Canada's Magna picks up GM's Opel

The US auto majors unit will be acquired at a cost of $2.1 billion besides further capital infusion

The German government, GM and Magna International agreed early Saturday to a plan for Canadian auto parts maker to acquire Opel with Euro 1.5 billion ($2.1 billion) in bridge loans from Germany, while contributing Euro 300 million to keep Opel running in the short term, Finance Minister Peer Steinbrueck told reporters.
“Opel has been given prospects for the future,” Merkel told reporters hours after overnight talks between representatives from the two companies and government officials. “Now the work for Opel and for Magna ... really begins.”

Care of trustee

Under the deal, Magna will take a 20 per cent stake in Opel and Russian-owned Sberbank will take a 35 per cent stake, giving their consortium a majority. GM will retain 35 per cent, and the remaining 10 per cent will go to Opel employees.
The consortium plans to work with Russian car maker Gaz to produce more than a million vehicles in Russia and Eastern Europe. Sberbank’s chairman German Gref praised the deal in an interview broadcast Saturday on Russia’s state-run Vesti TV.
“We think that this is a very good chance for Russia to receive at an unprecedentedly low price one of the most progressive — from a technological standpoint — European automakers,” Gref said.
The deal calls for Opel to be put under the care of a trustee later Saturday, designed to shield it from GM’s likely filing for bankruptcy protection next week.
Other GM Europe assets, including British brand Vauxhall and its plants, were consolidated under the Adam Opel GmbH earlier in the week and will also enter the trusteeship. Sweden’s Saab is not included in the deal.
Opel and Vauxhall have operations in Belgium, Spain and Poland among other countries. The government had stressed the need for a trustee to ensure taxpayer assistance does not flow to GM stakeholders in the US.
“The fault here is ... a major mismanagement in the United States of America by GM,” Merkel said on Saturday. She said she spoke with President Barack Obama by telephone Friday as the deal with Magna was being negotiated.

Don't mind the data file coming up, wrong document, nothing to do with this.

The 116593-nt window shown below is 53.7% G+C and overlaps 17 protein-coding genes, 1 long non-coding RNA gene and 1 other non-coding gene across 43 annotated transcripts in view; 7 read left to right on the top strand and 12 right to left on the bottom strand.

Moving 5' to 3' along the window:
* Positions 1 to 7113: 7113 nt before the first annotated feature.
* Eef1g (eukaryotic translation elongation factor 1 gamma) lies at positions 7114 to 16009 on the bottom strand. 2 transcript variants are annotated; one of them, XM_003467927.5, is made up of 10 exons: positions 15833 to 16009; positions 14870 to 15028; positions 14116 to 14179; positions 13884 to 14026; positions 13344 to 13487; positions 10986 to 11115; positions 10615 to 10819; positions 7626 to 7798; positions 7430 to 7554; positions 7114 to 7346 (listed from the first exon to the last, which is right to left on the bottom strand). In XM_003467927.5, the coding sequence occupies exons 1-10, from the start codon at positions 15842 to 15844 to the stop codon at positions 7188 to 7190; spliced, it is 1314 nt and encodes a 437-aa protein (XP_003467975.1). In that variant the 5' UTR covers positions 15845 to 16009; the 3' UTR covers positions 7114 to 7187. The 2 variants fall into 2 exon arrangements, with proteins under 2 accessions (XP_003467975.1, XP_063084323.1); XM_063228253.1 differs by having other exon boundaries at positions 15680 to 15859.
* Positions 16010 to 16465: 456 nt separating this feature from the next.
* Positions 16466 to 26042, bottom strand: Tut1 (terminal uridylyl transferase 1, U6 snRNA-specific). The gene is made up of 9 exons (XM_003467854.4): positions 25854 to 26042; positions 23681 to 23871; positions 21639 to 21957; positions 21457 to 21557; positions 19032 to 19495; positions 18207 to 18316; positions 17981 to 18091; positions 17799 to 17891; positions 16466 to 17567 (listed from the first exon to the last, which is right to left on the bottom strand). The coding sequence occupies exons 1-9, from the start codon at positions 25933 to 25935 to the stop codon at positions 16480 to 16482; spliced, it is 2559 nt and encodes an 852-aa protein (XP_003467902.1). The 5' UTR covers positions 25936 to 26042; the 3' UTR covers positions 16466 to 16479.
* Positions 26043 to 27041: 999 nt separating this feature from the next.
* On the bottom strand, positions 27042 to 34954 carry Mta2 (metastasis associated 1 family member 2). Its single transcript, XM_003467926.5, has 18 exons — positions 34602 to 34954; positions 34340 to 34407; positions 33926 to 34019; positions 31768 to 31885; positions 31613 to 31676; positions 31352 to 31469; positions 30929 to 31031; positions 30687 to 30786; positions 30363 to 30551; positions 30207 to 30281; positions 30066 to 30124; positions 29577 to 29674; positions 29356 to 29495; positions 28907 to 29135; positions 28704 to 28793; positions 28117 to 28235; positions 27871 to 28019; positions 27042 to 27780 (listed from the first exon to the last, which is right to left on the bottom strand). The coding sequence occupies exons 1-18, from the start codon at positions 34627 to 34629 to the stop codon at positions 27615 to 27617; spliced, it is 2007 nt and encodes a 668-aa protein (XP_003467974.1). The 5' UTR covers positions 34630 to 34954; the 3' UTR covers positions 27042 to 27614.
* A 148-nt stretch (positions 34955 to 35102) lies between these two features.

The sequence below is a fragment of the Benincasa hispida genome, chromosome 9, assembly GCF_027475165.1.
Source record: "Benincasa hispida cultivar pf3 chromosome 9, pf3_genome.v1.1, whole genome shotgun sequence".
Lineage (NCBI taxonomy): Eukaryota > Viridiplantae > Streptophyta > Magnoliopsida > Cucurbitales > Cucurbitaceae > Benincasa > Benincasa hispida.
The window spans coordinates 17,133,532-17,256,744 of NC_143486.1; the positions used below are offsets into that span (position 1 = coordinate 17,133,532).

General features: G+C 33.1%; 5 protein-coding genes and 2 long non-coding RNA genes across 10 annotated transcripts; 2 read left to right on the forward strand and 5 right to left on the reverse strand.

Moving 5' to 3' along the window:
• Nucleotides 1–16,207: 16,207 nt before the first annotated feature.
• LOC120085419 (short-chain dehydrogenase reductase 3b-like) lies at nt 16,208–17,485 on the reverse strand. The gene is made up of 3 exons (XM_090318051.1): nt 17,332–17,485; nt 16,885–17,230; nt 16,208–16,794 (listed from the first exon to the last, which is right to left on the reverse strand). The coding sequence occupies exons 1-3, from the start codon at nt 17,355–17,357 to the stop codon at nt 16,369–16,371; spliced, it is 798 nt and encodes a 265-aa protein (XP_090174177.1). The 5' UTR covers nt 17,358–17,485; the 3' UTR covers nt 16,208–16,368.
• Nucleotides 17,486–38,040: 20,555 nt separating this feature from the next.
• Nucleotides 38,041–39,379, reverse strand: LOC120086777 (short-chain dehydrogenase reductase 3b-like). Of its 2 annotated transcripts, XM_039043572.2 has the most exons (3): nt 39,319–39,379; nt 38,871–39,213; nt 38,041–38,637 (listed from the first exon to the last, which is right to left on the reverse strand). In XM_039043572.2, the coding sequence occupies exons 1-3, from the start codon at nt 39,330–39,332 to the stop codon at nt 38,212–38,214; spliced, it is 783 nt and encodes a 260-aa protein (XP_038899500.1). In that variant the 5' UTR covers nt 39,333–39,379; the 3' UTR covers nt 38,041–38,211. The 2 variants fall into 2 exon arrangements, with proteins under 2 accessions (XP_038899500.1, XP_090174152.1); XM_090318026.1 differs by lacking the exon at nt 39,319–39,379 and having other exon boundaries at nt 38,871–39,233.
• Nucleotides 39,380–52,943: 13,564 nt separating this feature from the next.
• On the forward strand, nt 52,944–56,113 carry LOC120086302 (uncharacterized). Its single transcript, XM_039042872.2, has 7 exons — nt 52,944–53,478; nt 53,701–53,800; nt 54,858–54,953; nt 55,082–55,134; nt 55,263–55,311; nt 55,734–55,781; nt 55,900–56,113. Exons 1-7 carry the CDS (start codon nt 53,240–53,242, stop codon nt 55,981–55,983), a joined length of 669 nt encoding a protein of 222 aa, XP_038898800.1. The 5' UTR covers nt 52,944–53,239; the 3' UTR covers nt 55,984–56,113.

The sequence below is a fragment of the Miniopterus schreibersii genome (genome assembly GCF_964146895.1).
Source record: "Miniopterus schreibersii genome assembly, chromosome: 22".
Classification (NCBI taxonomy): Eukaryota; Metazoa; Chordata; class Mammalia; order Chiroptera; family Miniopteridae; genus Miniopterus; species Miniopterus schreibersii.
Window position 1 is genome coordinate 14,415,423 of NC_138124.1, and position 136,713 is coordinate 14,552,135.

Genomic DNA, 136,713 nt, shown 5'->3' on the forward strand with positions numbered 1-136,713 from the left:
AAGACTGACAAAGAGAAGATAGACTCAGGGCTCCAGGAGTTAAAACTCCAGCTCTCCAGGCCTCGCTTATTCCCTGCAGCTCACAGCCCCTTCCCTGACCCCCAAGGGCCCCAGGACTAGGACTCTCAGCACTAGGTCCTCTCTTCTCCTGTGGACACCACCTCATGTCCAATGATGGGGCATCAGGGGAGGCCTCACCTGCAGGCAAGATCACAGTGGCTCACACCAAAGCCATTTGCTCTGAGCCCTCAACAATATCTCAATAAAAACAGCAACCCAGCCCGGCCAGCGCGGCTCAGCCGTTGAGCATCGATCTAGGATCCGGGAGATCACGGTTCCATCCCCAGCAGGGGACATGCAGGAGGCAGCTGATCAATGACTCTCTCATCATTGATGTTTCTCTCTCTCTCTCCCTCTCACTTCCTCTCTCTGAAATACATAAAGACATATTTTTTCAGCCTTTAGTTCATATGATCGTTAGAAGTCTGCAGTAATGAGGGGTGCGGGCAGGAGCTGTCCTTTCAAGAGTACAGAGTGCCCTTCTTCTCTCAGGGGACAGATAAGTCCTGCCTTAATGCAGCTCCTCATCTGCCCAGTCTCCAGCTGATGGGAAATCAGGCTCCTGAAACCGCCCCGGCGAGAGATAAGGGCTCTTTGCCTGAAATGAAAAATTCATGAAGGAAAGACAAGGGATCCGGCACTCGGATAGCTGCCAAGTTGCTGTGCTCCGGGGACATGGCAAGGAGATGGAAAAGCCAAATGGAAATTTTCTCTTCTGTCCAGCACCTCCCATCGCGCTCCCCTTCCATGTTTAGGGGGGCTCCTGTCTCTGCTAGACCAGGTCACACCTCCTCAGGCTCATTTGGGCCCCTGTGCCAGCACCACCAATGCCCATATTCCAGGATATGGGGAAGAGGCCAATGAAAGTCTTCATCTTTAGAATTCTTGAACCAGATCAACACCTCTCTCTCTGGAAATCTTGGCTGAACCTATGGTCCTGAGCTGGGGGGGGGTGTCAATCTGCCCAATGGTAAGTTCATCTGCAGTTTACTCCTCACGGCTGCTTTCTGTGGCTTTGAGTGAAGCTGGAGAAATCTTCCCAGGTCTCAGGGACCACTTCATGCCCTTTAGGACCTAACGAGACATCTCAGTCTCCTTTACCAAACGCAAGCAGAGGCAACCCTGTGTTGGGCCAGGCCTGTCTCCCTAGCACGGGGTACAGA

Parliament nod

Magna co-CEO Siegfried Wolf said he expected the agreements with GM to be signed in five weeks time, but insisted the deal struck on Saturday would prevent Opel from being touched by whatever happens to GM. Parliamentary committees in two states, Hesse and North Rhine-Westphalia, must still approve the financing. That is expected on Sunday. Germany Economy Minister Karl-Theodor zu Guttenberg said he though the plan was risky enough that an “orderly insolvency” could still be the best bet to save Opel.

Job cuts

“I have a different risk assessment than my colleagues participating in the Opel negotiations,” Guttenberg said in a statement. “Certainly an insolvency would also not currently be without risks.”
As part of the deal, all four factories in Germany would stay open though Magna, based in Aurora, Ontario, has said previously it would need to shed some 2,600 jobs. Opel employs 25,000 people in Germany, nearly half of GM Europe’s work force.
German government officials, speaking anonymously because the particulars of the plan have not been announced, said Magna’s plan envisioned between 7,500 and 8,500 job cuts across Europe.
Speaking to reporters in Montreal, Fiat Chief Executive Sergio Marchionne had earlier appeared to concede defeat to Magna, saying his focus was on the company’s deal with Chrysler.
“If Opel transaction is not available to Fiat, life will move on,” he said.

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